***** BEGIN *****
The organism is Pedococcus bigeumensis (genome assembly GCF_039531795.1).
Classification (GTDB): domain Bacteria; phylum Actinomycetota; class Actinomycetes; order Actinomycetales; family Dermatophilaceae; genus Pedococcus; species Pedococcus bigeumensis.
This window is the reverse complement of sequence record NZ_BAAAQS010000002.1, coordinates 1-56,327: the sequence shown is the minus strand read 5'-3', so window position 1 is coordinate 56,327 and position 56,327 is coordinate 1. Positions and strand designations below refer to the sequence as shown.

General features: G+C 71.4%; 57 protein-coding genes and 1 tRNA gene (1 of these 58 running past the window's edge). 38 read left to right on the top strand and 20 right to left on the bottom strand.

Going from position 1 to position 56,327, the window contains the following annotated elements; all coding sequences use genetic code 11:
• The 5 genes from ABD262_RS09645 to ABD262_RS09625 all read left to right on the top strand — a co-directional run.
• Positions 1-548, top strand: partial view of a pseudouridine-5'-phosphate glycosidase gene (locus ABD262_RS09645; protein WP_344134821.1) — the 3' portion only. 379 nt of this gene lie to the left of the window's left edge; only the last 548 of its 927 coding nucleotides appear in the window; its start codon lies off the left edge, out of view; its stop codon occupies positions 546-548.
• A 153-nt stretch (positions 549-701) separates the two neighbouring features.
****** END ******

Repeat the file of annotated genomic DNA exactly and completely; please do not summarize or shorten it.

The organism is Pedococcus bigeumensis (genome assembly GCF_039531795.1).
Classification (GTDB): domain Bacteria; phylum Actinomycetota; class Actinomycetes; order Actinomycetales; family Dermatophilaceae; genus Pedococcus; species Pedococcus bigeumensis.
This window is the reverse complement of sequence record NZ_BAAAQS010000002.1, coordinates 1-56,327: the sequence shown is the minus strand read 5'-3', so window position 1 is coordinate 56,327 and position 56,327 is coordinate 1. Positions and strand designations below refer to the sequence as shown.

General features: G+C 71.4%; 57 protein-coding genes and 1 tRNA gene (1 of these 58 running past the window's edge). 38 read left to right on the top strand and 20 right to left on the bottom strand.

Going from position 1 to position 56,327, the window contains the following annotated elements; all coding sequences use genetic code 11:
• The 5 genes from ABD262_RS09645 to ABD262_RS09625 all read left to right on the top strand — a co-directional run.
• Positions 1-548, top strand: partial view of a pseudouridine-5'-phosphate glycosidase gene (locus ABD262_RS09645; protein WP_344134821.1) — the 3' portion only. 379 nt of this gene lie to the left of the window's left edge; only the last 548 of its 927 coding nucleotides appear in the window; its start codon lies off the left edge, out of view; its stop codon occupies positions 546-548.
• A 153-nt stretch (positions 549-701) separates the two neighbouring features.